2019: Aiku’s Chances and Buhari’s Flaws, By Moses Ochonu

Whatapp News




The PDP surprised me and confounded all the pre-convention prognostications about a Wike-Tambuwal project and a rancorous convention of clashing political egos and personalities.

Apparently, the primary was transparent, even if probably heavily lubricated by dollars (all PDP-APC primaries conducted through the delegate system tend to be). The party dodged a major bullet by not allowing Wike to triumph and by giving the ticket to arguably its strongest candidate.

That may not be enough to defeat Buhari, given the factor of incumbency and the likely extension of the Ekiti-Osun template to the rest of the nation, but at least the former ruling party didn’t self-destruct as some people feared they would.

If the losing aspirants rally round Atiku, this could be 2015 all over again. And our democracy would benefit from it because it would only deepen our democratic practice if incumbents know that they can lose if they fail to deliver.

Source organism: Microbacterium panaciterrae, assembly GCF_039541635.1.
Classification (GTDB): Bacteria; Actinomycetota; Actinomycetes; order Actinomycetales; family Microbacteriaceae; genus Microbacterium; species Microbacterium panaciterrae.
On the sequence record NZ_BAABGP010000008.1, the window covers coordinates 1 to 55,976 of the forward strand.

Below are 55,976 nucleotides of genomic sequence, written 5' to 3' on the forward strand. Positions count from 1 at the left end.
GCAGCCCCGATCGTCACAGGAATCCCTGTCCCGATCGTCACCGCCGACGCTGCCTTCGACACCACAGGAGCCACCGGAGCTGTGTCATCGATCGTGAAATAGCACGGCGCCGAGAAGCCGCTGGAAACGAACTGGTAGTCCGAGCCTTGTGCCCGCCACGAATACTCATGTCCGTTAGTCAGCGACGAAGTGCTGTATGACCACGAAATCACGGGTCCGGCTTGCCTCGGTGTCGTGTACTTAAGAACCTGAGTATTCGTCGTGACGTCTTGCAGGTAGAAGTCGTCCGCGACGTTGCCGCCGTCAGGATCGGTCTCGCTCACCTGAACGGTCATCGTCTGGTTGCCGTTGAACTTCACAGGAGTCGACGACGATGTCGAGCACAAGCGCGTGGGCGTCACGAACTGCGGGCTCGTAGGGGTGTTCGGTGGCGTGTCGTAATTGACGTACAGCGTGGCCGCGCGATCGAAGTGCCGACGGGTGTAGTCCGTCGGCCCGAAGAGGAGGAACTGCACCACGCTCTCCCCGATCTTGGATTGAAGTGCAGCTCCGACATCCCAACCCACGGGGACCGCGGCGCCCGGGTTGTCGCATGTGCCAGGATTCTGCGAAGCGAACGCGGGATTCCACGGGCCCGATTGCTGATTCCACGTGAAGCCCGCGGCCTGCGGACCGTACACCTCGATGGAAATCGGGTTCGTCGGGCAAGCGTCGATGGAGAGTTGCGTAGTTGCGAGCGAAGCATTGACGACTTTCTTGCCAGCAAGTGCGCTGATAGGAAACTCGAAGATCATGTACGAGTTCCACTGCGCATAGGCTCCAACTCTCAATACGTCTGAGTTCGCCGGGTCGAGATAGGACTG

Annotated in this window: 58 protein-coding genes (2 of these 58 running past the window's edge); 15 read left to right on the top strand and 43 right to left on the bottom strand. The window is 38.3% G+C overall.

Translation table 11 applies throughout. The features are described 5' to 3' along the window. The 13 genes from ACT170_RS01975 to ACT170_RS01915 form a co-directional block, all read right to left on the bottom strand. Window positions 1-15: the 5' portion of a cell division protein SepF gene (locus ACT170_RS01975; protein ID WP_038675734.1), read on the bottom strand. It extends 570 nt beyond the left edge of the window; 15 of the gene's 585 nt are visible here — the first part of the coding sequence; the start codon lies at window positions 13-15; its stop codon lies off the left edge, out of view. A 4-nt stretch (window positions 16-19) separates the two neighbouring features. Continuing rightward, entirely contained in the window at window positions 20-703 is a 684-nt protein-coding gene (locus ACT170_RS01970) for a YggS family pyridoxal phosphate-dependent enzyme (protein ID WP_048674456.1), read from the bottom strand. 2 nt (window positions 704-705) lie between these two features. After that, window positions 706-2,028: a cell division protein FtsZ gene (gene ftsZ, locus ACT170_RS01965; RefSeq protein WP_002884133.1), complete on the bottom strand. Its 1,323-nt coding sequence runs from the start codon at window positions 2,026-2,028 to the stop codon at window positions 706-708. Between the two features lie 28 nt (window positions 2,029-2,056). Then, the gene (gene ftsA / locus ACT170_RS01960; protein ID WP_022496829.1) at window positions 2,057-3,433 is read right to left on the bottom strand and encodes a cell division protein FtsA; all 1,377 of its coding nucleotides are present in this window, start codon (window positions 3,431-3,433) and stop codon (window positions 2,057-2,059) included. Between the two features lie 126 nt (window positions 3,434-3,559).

As for candidate Atiku, this is the only chance he’s had to test his electoral strength on the platform of a major national political party, all previous attempts at doing so having failed. He is going up against a very vulnerable president who has underperformed and underwhelmed, so he can have no excuses if he fails to win–unless of course we see a national iteration of the Osun rigging methodology.

Two issues are going to be critical to Atiku’s campaign–messaging and the running mate pick. Get those two things right and he has a good shot.

Bloomberg News recently interviewed me on the 2019 election and asked me to comment on the chances of each of the PDP aspirants. I told them that I believed Atiku had a good shot given his instant national name recognition and in spite of being dogged by allegations of corruption.

My position was that the corruption issue will play a minimal, if any, role in the election given the many major corruption scandals that have plagued the current administration and Buhari’s indifference to, and sometimes complicity in, them.

I told Bloomberg News that when it comes to corruption, it’s a wash between APC and PDP, which means that other issues, such as the dysfunctional economy, insecurity, power, infrastructure, and national unity may dominate the election.

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